> guaranteed between applications developed for different 
> platforms/languages.
>
> Otherwise, if one looks only at the abstract part, then this would be just 
> a
> "theoretical" exercise, since apps would not be able to
> exchange messages that they would understand.
>
>
> So, what I am/was saying is that since there are issues with the
> abstract/binding part of WSDL regarding faults,
> we (in CDL land) should depend on the WSDL fault features that do work.
>
> </NK>
>
>
> 2) Again I would say that you are focusing on implementation rather than
> interface. Can you guarantee that BPEL engines of the future won't support
> other bindings than SOAP, and therefore that the faultname may get 
> carried?
>
>
> <NK>
> Please look above for my WSDL abstract/binding point.
>
> Also, lets remember that BPEL is one of the different types of endpoint
> implementations that need to conform to
> a CDL collaboration contract and a WSDL service description contract (that
> includes both the abstract and the binding parts).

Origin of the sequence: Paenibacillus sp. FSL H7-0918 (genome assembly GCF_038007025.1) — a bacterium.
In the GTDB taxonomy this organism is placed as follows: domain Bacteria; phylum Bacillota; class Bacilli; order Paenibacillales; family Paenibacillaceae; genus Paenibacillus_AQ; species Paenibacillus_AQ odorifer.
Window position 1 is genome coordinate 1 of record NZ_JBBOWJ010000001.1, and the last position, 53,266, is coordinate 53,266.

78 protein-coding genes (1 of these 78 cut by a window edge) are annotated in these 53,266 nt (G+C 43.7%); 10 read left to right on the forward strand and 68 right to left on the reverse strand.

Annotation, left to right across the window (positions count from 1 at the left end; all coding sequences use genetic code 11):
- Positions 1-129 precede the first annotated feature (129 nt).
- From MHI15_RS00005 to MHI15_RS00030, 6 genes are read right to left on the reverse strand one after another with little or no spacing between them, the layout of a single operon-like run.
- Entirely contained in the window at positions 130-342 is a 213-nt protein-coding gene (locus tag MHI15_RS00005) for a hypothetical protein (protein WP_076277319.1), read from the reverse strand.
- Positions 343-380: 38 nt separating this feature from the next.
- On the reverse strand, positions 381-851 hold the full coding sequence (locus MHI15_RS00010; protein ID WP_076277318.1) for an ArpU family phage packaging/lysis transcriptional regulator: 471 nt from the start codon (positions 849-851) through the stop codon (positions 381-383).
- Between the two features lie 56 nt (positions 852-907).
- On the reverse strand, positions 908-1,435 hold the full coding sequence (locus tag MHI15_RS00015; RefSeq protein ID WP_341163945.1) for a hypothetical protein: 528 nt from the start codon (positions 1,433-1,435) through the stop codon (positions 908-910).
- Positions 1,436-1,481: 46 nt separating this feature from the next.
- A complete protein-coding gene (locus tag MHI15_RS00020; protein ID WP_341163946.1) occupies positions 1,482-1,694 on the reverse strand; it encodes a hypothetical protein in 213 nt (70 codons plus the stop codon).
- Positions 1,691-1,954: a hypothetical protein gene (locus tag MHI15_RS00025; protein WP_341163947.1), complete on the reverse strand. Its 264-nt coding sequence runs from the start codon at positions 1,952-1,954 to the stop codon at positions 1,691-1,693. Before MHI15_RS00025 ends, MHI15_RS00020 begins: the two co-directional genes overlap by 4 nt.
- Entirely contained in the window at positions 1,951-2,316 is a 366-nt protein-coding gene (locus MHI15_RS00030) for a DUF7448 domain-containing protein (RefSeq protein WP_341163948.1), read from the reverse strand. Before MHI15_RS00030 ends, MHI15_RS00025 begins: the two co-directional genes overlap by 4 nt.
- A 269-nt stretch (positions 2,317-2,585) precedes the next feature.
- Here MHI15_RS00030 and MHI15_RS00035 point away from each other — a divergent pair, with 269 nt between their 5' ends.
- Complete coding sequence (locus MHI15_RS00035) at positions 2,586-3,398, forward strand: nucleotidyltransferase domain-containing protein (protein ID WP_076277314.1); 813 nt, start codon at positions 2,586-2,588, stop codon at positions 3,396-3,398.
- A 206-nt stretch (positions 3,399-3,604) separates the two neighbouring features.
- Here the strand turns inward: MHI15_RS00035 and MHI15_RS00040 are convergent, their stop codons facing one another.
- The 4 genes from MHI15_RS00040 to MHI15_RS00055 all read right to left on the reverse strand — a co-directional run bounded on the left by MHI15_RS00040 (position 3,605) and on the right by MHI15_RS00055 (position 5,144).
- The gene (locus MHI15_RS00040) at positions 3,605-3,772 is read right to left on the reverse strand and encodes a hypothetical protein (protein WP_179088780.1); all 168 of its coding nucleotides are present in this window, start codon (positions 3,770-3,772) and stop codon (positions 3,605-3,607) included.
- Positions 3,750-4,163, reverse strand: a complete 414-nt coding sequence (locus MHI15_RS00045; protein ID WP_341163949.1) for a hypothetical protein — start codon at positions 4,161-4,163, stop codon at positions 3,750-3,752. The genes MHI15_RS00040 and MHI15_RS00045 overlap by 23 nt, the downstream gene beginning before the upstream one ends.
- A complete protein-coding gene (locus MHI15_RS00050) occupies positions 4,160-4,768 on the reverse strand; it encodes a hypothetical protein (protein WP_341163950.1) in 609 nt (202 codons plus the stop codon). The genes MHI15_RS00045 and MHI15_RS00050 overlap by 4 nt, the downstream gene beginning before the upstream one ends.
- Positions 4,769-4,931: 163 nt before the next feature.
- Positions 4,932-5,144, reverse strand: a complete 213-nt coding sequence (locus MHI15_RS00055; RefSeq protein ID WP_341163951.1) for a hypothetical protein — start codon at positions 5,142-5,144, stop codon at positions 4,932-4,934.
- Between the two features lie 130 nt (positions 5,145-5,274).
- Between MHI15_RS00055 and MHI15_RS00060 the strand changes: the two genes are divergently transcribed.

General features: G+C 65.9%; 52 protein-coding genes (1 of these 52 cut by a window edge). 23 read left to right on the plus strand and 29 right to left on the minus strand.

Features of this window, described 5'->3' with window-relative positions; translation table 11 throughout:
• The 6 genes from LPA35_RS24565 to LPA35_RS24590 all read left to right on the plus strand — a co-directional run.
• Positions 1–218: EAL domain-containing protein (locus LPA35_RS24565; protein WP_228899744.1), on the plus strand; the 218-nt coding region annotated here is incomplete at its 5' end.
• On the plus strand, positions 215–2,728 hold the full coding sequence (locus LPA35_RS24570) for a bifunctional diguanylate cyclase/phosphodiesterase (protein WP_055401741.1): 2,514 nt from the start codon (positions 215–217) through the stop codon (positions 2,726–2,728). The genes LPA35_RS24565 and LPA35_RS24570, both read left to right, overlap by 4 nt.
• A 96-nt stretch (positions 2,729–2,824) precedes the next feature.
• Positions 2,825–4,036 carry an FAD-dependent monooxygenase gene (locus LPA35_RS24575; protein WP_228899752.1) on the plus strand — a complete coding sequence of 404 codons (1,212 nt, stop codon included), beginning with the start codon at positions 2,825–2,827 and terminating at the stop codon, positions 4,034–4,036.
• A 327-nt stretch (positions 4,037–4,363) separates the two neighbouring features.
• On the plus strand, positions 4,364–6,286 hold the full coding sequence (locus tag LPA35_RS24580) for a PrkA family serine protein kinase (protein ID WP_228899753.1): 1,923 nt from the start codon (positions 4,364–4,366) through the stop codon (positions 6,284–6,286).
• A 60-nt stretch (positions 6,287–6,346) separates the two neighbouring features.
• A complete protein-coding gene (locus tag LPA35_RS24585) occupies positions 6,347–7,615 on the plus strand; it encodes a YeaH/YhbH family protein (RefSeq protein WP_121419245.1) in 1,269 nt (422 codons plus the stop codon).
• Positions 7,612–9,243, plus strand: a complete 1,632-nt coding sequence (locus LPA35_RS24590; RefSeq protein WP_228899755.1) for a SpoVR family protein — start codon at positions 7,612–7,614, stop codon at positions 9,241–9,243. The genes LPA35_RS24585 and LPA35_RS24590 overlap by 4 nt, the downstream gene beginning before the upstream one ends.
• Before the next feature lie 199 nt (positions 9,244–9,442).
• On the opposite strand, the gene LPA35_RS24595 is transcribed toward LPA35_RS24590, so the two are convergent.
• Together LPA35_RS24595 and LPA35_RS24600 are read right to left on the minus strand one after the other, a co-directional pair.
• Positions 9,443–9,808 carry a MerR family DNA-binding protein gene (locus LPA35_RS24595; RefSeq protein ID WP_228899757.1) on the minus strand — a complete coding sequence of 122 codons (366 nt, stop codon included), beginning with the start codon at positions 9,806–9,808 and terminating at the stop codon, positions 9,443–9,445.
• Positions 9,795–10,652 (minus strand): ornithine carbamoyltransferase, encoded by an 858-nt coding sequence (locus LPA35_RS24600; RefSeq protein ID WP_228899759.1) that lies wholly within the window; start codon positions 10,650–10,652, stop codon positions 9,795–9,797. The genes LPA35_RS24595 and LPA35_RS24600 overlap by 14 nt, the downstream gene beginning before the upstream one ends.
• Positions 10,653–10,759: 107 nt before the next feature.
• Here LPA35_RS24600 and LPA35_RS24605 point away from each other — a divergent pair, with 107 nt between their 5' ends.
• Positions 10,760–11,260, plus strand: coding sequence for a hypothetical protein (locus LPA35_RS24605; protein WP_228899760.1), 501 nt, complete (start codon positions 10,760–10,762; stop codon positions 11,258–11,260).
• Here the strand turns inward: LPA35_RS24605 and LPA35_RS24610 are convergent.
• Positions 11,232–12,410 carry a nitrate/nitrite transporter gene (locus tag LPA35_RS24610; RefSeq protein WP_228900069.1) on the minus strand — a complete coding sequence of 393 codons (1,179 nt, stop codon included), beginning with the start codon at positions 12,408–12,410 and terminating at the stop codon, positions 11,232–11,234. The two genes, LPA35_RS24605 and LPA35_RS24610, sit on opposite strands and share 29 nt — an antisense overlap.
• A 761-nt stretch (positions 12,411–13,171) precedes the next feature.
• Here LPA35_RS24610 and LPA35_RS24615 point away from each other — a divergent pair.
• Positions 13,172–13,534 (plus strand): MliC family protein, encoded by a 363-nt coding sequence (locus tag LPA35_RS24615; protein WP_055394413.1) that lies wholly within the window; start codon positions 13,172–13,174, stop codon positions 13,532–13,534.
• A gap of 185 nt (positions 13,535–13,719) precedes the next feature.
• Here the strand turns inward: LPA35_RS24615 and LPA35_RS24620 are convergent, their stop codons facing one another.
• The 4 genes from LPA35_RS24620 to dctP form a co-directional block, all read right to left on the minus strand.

>
> As we've discussed before in the Choreography WG another important 
> endpoint
> implementation would be Java/WS.
> </NK>
>
>
>
>
>
> Regards
> Gary
> ----- Original Message ----- 
> From: Nickolas Kavantzas
> To: Charlton Barreto ; Gary Brown
> Cc: 'WS-Choreography List'
> Sent: Thursday, May 19, 2005 8:11 PM
> Subject: Re: Fault name in WSDL1.1
>
>
> Hi Charlton & Gary,
>
>
> Quoting from the WS-CDL WD spec:
>
> 1) The WS-CDL specification depends on the following specifications:
> XML 1.0 [XML], XML-Namespaces [XMLNS], XML-Schema 1.0 [XMLSchemaP1],
> [XMLSchemaP2] and XPointer [XPTRF]. Support for including and referencing
> service definitions given in WSDL 2.0 [WSDL20] is a normative part of
> the WS-CDL specification. In addition, support for including and 
> referencing
> service definitions given in WSDL 1.1 as constrained by WS-I Basic Profile
> [Action: add references] is a normative part of the WS-CDL specification.
>
> 2) A Choreography Description Language does not depend on a specific
> business